Paraguay's president ousted in impeachment trial
Paraguay's Senate removed President Fernando Lugo from office in a rapid impeachment trial on Friday, and the leftist former priest said he was stepping aside even though he considered his ouster a blow to democracy.
Vice President Federico Franco was promptly sworn in as president after tense hours during which Lugo's supporters massed in the streets facing off with riot police. The outgoing president, who was elected on pledges of helping the poor, averted the potential for a bigger conflict by appearing on television and saying he would comply with the Senate's vote.
"I say goodbye as president," a smiling and gracious Lugo said shortly after the Senate vote. He said, however, that Paraguay's democracy "has been deeply wounded."
Franco, who had parted ways with Lugo in recent years, triumphantly donned the presidential sash and declared: "At this time, God and destiny wanted me to assume the presidency."
The Senate tried Lugo on five charges of malfeasance in office, including an alleged role in a deadly confrontation between police and landless farmers that left 17 dead.
After the five-hour trial, 39 senators voted to dismiss Lugo, while four senators voted against and two were absent.
It was a dramatic demise for the once-popular leader who previously had stepped down as a popular Roman Catholic "bishop of the poor" to run for the presidency amid a leftward swing in South America.
Lugo's removal after nearly four years in office highlighted his inability to find a balance with one-time allies who increasingly disapproved of his leftist policies and strident, uncompromising style. The trial came a day after Paraguay's lower house of Congress voted to impeach Lugo.
Crowds of pro-Lugo protesters took to the streets condemning the impeachment trial and expressing support for the president. When several dozen young protesters tried to break through a police barricade to reach Congress, police in anti-riot gear drove them back on horseback and using tear gas and water cannons.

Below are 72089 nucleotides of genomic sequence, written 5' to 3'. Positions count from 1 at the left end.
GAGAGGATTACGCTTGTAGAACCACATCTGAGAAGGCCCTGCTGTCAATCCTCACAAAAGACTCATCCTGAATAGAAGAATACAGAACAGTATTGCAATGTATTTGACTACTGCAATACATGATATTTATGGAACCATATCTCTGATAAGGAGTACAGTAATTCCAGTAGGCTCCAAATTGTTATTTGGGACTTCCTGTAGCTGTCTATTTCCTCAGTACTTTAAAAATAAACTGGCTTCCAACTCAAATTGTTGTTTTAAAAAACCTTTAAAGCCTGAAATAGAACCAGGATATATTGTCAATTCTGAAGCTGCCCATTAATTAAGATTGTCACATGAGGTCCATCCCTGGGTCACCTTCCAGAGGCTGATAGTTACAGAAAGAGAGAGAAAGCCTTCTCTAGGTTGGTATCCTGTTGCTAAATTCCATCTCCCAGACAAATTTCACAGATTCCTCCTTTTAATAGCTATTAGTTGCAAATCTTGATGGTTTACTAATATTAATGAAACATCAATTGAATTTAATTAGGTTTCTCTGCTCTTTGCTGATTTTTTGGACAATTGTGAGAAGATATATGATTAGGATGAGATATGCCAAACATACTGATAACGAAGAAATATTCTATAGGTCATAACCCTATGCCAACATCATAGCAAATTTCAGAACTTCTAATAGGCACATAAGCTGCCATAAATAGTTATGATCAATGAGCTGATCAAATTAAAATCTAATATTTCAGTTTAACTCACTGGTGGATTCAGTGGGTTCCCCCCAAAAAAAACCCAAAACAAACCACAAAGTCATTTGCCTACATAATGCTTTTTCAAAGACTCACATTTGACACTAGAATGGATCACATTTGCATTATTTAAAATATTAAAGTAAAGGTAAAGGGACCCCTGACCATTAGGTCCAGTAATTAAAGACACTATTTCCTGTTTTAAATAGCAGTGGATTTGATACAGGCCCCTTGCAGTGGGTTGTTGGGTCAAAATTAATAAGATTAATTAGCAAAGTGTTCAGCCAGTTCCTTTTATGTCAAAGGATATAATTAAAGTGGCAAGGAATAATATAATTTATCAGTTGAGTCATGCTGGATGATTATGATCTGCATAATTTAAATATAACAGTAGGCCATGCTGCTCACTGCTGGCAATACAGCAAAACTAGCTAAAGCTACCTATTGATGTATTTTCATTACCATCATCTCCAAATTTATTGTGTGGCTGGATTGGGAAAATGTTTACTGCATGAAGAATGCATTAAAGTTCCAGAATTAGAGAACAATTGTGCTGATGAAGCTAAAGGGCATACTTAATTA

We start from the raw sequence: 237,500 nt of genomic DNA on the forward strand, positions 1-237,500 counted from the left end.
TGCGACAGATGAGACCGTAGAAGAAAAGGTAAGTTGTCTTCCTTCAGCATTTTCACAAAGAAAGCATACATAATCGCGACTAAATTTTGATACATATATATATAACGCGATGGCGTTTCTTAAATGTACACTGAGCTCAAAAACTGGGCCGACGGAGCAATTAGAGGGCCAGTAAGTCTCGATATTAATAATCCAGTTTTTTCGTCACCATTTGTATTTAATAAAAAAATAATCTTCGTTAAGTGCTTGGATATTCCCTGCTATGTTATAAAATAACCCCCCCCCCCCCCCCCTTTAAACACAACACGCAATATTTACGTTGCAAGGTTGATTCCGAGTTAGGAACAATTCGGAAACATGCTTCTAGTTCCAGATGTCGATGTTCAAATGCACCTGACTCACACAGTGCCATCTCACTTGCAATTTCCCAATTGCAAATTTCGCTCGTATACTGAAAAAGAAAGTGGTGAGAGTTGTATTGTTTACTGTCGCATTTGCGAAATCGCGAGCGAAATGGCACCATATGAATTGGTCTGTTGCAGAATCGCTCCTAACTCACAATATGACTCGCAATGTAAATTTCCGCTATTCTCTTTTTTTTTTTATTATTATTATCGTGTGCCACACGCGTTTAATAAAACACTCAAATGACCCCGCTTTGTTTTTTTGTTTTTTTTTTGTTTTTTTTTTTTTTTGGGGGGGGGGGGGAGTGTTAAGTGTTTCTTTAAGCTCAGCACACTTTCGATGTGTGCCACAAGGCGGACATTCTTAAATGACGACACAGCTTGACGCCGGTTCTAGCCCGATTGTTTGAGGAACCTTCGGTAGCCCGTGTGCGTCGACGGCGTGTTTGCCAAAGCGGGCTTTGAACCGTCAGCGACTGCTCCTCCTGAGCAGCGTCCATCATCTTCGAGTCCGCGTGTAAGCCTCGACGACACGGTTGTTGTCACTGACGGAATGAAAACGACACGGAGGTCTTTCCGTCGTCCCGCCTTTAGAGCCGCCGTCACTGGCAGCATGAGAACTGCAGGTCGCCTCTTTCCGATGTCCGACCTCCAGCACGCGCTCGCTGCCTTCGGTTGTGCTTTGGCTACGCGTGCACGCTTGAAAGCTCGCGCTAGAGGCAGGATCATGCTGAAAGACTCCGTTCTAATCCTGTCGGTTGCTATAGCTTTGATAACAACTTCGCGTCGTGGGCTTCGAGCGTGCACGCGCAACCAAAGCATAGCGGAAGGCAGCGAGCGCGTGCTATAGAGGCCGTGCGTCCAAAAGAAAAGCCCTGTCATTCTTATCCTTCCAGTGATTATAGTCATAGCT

Some protesters listened to the vote on speakers set up in the street, and booed lawmakers who voted for Lugo's dismissal. When the vote was over, some chanted "Lugo president!" Others wept. After Franco's swearing in, the crowd of protesters waned.
Franco, of the Authentic Radical Liberal Party, is now to serve out the rest of Lugo's term, which ends in August 2013. The 49-year-old Franco has political experience as a former state governor and at first had been part of a political alliance that supported Lugo.
Lugo decided not to attend the trial, instead watching on television from the presidential palace while his lawyers spoke on his behalf.
The Senate rejected a request by his lawyers for a period of 18 days to prepare their arguments. The Senate's president, Jorge Oviedo, said there were no grounds for such a request.
"I'm angry. More than because of the impeachment trial, because of the reaction of the Liberals who are celebrating as if they won elections," said protester Fiorella Galli. "The country is in a complete situation of insecurity and instability."
A smaller group of pro-Franco demonstrators gathered for a separate rally during the congressional proceedings, holding signs reading: "The trial is constitutional."
Afterward, Lugo left the presidential palace as the military guard formally saw him off with a bugle tune.
Venezuelan President Hugo Chavez said he won't recognize the "illegal and illegitimate government" that replaced Lugo. Speaking to reporters in Caracas, Chavez said his ally "preferred the sacrifice" of stepping aside, and that the trial had been a setup.
Ecuador's president, Rafael Correa, said his government also wouldn't recognize any government in Paraguay other than Lugo's.
"This goes beyond Fernando Lugo. It goes beyond Paraguay. It's about true democracy for all of our America," Correa said on television.
As flag-waving protesters took to the streets in Asuncion before the trial, many schools shut down and shops closed their doors as a precaution.
The impoverished, landlocked nation has a long history of political instability. Some in Paraguay were initially concerned that the political showdown could spark street protests such as those that followed the 1999 assassination of Vice President Luis Maria Argana.